926 W. Broad St.
Fat Tuesday's, in a strip mall across from George Mason University in Fairfax, hosts bands such as Ordinary Way.
(Michael Dibari Jr. For The Washington Post)
A happy yin-yang mix of hot food and cool sounds. This unassuming restaurant, perched on the corner of a busy commercial street not far from the West Falls Church Metro stop, offers a full schedule of jazz, swing and blues. The menu features tasty Thai offerings, but you can also just hang at the bar, enjoying the blues-themed decor and a revolving gallery of dedicated players. Sunday is blues jam night, when area musicians gather to trade licks, and Tuesday is an open-mic jam.
227 Maple Ave. E.
Luke and Daniel Brindley, who operate Jammin' Java in Vienna, are talented musicians themselves, so they know how to treat performers and guests well. The venue's sound is great (there's a recording studio on the premises), the menu is an eclectic sampler of gourmet sandwiches and dandy chili and, though it holds more than 150 people and often features nationally known folk-rock acts, it still feels like a cozy neighborhood coffeehouse. There's plenty of seating, all ages are welcome and it's smoke-free. If you're looking for an opportunity to teach your children the joys of live music, this is the place.
6355 Rolling Rd.
The area's prime hard-rock club, its formal name is Jaxx Nightclub, but the vibe is undeniably casual. Besides presenting national acts that lean toward loud guitars and louder vocals, Jaxx also hosts regular "Localpalooza" events for the region's many loud and proud bands.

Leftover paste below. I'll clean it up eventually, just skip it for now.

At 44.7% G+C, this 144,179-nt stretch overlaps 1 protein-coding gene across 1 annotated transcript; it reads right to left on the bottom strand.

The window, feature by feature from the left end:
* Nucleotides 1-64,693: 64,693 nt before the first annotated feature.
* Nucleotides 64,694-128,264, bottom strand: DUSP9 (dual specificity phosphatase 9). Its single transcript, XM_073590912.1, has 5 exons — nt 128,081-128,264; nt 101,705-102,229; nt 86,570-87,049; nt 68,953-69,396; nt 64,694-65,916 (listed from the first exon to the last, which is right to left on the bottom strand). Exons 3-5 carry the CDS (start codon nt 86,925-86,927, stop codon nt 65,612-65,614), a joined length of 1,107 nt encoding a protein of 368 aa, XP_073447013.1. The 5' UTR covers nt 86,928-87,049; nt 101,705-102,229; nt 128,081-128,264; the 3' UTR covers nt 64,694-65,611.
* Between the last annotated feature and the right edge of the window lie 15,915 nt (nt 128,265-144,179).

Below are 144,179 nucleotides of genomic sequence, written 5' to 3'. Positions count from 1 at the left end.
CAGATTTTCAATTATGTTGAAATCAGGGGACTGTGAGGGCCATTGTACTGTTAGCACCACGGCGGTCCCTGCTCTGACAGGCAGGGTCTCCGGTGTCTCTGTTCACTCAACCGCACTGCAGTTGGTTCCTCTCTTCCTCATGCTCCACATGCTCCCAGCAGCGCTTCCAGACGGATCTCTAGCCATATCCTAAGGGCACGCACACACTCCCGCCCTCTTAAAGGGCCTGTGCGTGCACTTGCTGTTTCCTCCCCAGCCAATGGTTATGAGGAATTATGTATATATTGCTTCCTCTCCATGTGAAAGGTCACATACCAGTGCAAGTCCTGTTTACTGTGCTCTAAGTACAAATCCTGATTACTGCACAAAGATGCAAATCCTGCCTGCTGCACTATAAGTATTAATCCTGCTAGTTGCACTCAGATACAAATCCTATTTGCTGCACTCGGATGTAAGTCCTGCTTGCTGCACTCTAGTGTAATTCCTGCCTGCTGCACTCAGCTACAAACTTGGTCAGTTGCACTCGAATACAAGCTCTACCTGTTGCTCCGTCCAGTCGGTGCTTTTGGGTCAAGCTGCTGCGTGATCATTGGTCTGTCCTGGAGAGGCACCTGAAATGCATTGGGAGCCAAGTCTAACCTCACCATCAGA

3971 Chain Bridge Rd.
2565 Centreville Rd.
The single name shared by two separate restaurant/pubs in Herndon and Fairfax. The appellation refers to the title character of a popular Irish film, and the appeal includes televised showings of overseas football (read: soccer) and rugby matches. The pub menu includes some esoteric variations, and the live music schedule on Friday and Saturday draws heavily from the mid-Atlantic beach scene.
The State Theatre
220 N. Washington St.
To call the State Theatre a club is to shortchange the art deco beauty of this converted movie theater and its classy presentation of near-nightly live shows. Whether you want to eat at a table, jump around the dance floor or settle into one of 200 balcony seats, the State offers both big names and local acts in a fairly plush, no-smoking atmosphere.
-- MARIANNE MEYER
Other places to hear music:
Bridges Billiards and Grill